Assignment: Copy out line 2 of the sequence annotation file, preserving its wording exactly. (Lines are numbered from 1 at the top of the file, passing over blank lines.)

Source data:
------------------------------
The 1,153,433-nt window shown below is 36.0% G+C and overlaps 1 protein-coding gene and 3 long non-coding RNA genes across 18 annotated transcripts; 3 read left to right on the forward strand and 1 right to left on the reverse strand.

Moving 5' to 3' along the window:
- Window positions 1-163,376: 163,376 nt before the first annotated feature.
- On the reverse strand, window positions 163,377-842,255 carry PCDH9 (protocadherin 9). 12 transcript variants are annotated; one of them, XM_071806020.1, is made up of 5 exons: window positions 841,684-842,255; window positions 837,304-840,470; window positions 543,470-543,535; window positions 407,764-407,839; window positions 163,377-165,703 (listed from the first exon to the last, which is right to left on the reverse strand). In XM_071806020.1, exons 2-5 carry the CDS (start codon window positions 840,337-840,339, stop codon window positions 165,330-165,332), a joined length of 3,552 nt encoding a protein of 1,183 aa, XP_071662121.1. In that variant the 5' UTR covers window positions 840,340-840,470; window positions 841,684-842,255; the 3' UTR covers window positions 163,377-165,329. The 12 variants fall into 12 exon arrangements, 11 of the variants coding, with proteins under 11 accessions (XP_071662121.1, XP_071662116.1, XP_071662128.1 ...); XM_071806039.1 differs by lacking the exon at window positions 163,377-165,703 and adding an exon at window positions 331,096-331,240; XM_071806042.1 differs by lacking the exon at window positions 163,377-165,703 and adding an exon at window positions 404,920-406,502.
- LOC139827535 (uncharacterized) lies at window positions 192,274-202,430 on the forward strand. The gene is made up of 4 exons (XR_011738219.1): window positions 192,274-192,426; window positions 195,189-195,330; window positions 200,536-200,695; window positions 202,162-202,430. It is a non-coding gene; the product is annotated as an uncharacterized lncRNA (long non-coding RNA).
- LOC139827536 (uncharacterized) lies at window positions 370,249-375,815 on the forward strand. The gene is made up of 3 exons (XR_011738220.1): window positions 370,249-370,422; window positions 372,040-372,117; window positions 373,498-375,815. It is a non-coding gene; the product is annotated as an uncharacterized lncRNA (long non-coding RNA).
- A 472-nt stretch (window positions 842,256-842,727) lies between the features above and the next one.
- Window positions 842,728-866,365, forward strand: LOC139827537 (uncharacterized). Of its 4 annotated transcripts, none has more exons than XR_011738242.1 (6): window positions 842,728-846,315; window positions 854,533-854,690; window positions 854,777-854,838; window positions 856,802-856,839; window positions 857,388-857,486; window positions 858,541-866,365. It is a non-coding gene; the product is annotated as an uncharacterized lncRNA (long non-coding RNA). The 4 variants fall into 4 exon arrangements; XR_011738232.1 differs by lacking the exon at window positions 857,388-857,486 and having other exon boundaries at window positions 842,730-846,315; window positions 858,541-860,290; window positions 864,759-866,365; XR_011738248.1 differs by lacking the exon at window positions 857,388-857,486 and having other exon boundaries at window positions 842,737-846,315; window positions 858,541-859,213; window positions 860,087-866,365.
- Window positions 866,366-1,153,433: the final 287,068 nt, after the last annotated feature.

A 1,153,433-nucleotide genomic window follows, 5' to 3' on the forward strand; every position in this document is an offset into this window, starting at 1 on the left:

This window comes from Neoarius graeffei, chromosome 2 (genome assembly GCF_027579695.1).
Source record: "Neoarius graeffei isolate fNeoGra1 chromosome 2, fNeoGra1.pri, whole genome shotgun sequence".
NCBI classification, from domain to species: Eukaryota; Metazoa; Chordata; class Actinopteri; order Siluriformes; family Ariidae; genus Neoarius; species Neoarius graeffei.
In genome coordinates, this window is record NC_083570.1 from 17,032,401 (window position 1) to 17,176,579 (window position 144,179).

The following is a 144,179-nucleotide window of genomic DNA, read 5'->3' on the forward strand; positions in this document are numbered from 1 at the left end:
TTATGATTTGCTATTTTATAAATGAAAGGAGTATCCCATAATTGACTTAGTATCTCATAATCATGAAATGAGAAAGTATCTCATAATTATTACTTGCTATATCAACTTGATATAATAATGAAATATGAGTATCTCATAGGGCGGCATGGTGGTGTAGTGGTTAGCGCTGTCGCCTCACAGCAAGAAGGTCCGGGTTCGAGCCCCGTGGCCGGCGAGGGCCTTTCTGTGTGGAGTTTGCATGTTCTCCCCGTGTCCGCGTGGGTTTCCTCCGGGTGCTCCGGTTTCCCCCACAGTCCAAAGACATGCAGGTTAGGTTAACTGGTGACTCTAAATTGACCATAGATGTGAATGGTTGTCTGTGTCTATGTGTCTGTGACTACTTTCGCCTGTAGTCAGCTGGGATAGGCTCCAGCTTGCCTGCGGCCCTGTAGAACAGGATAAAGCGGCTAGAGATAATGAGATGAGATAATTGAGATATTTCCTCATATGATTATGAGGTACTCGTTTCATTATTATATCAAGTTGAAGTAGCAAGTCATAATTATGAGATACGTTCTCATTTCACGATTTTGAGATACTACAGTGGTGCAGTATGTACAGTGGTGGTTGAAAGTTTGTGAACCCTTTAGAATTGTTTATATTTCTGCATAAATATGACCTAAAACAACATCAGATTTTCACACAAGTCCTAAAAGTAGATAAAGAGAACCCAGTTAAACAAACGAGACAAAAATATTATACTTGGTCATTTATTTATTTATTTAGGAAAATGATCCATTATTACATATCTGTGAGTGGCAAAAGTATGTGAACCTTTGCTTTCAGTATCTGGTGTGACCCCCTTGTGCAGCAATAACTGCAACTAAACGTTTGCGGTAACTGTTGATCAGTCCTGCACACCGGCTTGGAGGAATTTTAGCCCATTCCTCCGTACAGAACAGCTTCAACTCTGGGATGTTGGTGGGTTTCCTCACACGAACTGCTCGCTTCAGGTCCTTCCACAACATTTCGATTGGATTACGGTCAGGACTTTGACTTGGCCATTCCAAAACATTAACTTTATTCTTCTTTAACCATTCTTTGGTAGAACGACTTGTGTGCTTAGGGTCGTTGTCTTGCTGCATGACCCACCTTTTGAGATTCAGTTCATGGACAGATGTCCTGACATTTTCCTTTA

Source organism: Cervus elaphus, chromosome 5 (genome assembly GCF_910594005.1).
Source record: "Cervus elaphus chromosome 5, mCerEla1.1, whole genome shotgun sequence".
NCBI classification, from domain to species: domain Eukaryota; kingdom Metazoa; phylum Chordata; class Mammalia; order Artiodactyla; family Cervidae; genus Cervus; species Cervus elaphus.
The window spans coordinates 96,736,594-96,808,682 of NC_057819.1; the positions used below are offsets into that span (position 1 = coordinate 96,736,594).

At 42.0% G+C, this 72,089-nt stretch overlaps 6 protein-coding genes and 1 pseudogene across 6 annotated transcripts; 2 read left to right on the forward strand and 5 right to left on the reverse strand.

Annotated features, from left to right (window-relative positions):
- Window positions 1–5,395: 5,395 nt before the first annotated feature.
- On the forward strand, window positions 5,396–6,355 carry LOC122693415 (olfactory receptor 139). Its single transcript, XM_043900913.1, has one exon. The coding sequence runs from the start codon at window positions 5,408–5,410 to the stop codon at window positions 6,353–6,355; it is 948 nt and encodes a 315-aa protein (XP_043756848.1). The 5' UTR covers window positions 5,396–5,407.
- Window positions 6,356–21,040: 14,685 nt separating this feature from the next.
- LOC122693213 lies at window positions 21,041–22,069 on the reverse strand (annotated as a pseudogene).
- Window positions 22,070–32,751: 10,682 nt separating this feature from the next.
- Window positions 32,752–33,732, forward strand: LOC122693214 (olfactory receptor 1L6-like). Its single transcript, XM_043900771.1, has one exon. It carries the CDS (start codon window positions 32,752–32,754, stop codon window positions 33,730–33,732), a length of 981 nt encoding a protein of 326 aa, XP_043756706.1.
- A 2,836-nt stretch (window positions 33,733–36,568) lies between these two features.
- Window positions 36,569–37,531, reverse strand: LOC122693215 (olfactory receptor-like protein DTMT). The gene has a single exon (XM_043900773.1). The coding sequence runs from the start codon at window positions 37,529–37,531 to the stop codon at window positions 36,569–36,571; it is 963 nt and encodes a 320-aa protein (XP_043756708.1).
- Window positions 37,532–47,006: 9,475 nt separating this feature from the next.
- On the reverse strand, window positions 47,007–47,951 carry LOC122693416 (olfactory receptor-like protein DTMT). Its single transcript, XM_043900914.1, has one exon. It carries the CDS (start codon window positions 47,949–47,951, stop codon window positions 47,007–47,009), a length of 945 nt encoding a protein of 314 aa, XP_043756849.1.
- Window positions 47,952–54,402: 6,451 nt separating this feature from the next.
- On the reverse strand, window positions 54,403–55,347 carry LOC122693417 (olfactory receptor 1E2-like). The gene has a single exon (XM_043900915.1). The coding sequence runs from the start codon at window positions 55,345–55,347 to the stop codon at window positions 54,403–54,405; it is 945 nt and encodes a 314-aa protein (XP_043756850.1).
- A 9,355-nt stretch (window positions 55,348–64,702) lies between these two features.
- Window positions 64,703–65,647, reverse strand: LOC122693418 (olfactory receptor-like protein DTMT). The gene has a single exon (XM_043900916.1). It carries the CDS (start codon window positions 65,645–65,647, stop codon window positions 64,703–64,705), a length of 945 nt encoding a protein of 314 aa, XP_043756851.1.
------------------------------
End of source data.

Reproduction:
Moving 5' to 3' along the window: